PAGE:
Find out about water cured cannabis in this complete guide….

For marijuana farmers, harvest time is a joyous day. They eventually have the chance to cut it down after carefully tending to and planting their crop. It is unwise, however, to try to instantly use it. If you want the best quality cannabis, proper drying and curing are important.

In the final week or two before harvest, many farmers want to ‘flush’ their seeds. This approach should eliminate the final nutrient traces and ensure that their cannabis does not taste strange. However, along with sugars, there is also the risk that nutrients remain in the bud. This stuff shouldn’t be dangerous if you are an organic grower. Even so, it has a detrimental influence on the flavour of the bud.

The plants begin to digest the nutrients and sugars as you dry and cure the weed; certain sugars even break down over time. Traditional curing (which includes placing the weed in airtight jars) starts after drying the bud for up to a week. The healing process can take several weeks, but it is well worth the wait when you do it properly as you end up with potent and great-tasting cannabis.

Water treatment is a feasible option if you don’t want to wait too long. The method involves submerging your buds in water for a certain time, as the name implies. Water treatment does an amazing job of extracting unwanted contaminants and ‘purifying’ the cannabis. Overall, it is a process that is quicker than conventional healing, but it has a few side effects.

How Water Curing Works

water cured cannabis

Water curing functions like conventional curing in several respects, mostly because you can still use Mason jars of glass. However, for about a week, you submerge the buds in water. You need to wait longer for the residual contaminants to break down when you use air purification.

The process is accelerated if water is involved, as water-soluble compounds in the weed, such as insecticides, salts, sugars, and chlorophyll, diffuse into the water. It is a process that is much more efficient than just allowing the buds to absorb their own sugars. Although salt and sugar dissolve in water, THC and resin glands in marijuana do not.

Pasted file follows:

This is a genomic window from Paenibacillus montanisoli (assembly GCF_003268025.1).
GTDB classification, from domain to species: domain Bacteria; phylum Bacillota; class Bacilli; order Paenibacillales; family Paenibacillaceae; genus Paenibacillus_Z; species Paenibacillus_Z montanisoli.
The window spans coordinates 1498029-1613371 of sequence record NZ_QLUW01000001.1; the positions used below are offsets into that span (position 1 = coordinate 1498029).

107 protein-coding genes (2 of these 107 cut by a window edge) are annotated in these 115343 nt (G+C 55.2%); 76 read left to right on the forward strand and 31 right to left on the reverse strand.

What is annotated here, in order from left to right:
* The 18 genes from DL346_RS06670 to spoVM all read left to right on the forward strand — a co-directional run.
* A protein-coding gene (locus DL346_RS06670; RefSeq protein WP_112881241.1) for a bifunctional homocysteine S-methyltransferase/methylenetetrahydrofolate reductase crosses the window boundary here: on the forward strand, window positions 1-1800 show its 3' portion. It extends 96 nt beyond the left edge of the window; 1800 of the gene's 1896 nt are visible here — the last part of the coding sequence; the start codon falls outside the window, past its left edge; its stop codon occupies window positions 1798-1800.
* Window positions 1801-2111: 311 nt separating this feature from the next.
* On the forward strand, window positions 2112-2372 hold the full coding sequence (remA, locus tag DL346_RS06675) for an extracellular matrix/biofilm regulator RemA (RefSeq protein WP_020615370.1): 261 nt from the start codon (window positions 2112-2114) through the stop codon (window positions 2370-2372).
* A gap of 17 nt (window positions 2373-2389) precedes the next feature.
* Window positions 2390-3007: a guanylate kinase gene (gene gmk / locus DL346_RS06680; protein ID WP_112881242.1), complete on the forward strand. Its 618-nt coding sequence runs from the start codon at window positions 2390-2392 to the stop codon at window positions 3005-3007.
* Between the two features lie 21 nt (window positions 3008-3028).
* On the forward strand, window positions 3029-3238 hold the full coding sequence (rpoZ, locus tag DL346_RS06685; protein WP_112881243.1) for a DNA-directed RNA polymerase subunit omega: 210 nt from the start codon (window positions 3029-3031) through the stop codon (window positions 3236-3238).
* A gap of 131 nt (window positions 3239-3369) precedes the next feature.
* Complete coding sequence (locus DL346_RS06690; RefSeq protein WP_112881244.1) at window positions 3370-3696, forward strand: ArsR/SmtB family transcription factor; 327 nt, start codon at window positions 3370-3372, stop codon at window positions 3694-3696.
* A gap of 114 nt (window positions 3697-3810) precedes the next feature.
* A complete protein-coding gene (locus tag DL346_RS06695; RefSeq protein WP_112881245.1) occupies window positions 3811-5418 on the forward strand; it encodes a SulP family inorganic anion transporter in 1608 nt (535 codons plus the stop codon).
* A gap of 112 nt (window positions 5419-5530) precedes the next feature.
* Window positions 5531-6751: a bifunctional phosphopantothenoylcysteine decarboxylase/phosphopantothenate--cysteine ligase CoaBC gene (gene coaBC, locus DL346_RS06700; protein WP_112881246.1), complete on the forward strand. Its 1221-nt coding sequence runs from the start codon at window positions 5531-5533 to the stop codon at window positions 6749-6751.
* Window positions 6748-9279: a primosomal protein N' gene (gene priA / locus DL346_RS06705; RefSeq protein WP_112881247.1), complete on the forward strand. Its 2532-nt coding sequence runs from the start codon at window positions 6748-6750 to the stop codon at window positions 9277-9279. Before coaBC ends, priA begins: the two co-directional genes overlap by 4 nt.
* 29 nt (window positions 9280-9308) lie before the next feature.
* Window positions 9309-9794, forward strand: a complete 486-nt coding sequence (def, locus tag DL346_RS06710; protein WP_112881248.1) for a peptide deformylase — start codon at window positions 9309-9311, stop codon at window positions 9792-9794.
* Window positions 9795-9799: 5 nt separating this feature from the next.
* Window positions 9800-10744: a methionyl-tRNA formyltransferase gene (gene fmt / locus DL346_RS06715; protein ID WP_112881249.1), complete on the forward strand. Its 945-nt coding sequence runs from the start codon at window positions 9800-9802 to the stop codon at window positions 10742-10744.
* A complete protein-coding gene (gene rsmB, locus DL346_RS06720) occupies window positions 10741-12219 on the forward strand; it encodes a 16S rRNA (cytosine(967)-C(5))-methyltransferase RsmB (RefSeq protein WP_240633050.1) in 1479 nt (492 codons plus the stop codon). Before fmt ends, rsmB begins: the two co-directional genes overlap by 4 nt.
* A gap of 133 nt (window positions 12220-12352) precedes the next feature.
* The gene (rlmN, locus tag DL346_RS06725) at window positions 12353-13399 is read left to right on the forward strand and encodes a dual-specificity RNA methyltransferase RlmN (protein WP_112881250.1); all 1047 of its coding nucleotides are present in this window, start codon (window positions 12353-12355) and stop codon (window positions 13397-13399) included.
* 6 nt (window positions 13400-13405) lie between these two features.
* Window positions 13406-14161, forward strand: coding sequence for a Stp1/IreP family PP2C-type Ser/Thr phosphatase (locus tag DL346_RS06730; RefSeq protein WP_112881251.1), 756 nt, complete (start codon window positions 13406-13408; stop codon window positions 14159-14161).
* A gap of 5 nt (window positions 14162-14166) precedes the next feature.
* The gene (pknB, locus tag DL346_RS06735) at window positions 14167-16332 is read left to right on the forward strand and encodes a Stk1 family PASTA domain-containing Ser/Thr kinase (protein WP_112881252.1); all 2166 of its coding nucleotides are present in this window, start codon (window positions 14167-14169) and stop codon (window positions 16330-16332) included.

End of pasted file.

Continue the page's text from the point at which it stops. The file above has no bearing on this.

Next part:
Cannabinoids in weeds, such as THC and CBD, are fat-soluble, as you might know. As a consequence, merely rinsing them away from the plant matter is inadequate. As a result, you can use water to extract any harmful contaminants from your buds without affecting their potency.

While tap water is safe to use, reverse osmosis water will finish the job faster because faster osmosis means faster dissolution. Five days can be necessary if you use reverse osmosis water.

But it isn’t all good news. Marijuana buds have substances that are water-soluble and can be washed out. You can, therefore, lose some of the weed’s aromas and flavours. On the plus side, it suggests that your joint won’t have the tell-tale scent of weed when you light up. Furthermore, water-cured cannabis does not have the same visual appeal as air-cured cannabis. This is primarily a problem if you wish to sell the object.

Otherwise, the smooth smoking experience would help you love it. Often, on a ‘per gramme’ basis, the herb is more potent since many unwanted solids are eliminated from the equation.

How To Cure Your Weed with Water

First and foremost, the weed does not need to be dried first. Newly harvested buds, reverse osmosis water, and enough jars for all the cannabis you plan to cure with water are all you need. The whole process should normally not take longer than 7-8 days.